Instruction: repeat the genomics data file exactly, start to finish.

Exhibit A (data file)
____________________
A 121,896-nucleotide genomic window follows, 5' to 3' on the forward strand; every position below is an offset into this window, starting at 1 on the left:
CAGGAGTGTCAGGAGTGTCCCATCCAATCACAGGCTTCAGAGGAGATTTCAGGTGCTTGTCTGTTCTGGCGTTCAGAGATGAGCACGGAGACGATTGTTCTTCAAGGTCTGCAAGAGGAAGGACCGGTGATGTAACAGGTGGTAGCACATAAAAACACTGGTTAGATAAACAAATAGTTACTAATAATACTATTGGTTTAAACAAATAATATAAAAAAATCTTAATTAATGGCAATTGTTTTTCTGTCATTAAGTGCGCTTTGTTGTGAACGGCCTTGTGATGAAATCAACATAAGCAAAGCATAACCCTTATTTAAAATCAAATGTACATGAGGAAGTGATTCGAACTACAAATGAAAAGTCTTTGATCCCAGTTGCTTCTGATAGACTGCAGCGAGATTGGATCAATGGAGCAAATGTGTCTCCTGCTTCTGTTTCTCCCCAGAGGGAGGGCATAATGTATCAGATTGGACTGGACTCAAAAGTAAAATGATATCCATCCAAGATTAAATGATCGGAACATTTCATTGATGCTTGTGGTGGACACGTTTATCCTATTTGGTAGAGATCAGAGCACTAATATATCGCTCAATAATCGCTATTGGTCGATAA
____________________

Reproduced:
A 121,896-nucleotide genomic window follows, 5' to 3' on the forward strand; every position below is an offset into this window, starting at 1 on the left:
CAGGAGTGTCAGGAGTGTCCCATCCAATCACAGGCTTCAGAGGAGATTTCAGGTGCTTGTCTGTTCTGGCGTTCAGAGATGAGCACGGAGACGATTGTTCTTCAAGGTCTGCAAGAGGAAGGACCGGTGATGTAACAGGTGGTAGCACATAAAAACACTGGTTAGATAAACAAATAGTTACTAATAATACTATTGGTTTAAACAAATAATATAAAAAAATCTTAATTAATGGCAATTGTTTTTCTGTCATTAAGTGCGCTTTGTTGTGAACGGCCTTGTGATGAAATCAACATAAGCAAAGCATAACCCTTATTTAAAATCAAATGTACATGAGGAAGTGATTCGAACTACAAATGAAAAGTCTTTGATCCCAGTTGCTTCTGATAGACTGCAGCGAGATTGGATCAATGGAGCAAATGTGTCTCCTGCTTCTGTTTCTCCCCAGAGGGAGGGCATAATGTATCAGATTGGACTGGACTCAAAAGTAAAATGATATCCATCCAAGATTAAATGATCGGAACATTTCATTGATGCTTGTGGTGGACACGTTTATCCTATTTGGTAGAGATCAGAGCACTAATATATCGCTCAATAATCGCTATTGGTCGATAA